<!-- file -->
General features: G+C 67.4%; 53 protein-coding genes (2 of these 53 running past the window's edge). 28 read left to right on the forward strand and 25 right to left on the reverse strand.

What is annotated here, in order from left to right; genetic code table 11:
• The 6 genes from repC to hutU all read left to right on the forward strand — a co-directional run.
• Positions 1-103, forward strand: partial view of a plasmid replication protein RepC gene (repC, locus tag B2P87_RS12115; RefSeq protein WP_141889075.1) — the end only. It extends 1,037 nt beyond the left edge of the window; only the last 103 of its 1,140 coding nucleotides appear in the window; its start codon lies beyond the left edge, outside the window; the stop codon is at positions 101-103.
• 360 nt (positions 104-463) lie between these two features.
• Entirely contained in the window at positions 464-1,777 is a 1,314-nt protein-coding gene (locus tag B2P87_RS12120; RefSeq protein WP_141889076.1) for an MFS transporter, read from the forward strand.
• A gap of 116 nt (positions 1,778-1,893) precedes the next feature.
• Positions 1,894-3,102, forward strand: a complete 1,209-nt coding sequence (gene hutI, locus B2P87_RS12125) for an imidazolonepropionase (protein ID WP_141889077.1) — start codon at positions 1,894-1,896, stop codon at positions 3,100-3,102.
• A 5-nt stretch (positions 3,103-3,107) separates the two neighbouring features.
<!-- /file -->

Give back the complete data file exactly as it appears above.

General features: G+C 67.4%; 53 protein-coding genes (2 of these 53 running past the window's edge). 28 read left to right on the forward strand and 25 right to left on the reverse strand.

What is annotated here, in order from left to right; genetic code table 11:
• The 6 genes from repC to hutU all read left to right on the forward strand — a co-directional run.
• Positions 1-103, forward strand: partial view of a plasmid replication protein RepC gene (repC, locus tag B2P87_RS12115; RefSeq protein WP_141889075.1) — the end only. It extends 1,037 nt beyond the left edge of the window; only the last 103 of its 1,140 coding nucleotides appear in the window; its start codon lies beyond the left edge, outside the window; the stop codon is at positions 101-103.
• 360 nt (positions 104-463) lie between these two features.
• Entirely contained in the window at positions 464-1,777 is a 1,314-nt protein-coding gene (locus tag B2P87_RS12120; RefSeq protein WP_141889076.1) for an MFS transporter, read from the forward strand.
• A gap of 116 nt (positions 1,778-1,893) precedes the next feature.
• Positions 1,894-3,102, forward strand: a complete 1,209-nt coding sequence (gene hutI, locus B2P87_RS12125) for an imidazolonepropionase (protein ID WP_141889077.1) — start codon at positions 1,894-1,896, stop codon at positions 3,100-3,102.
• A 5-nt stretch (positions 3,103-3,107) separates the two neighbouring features.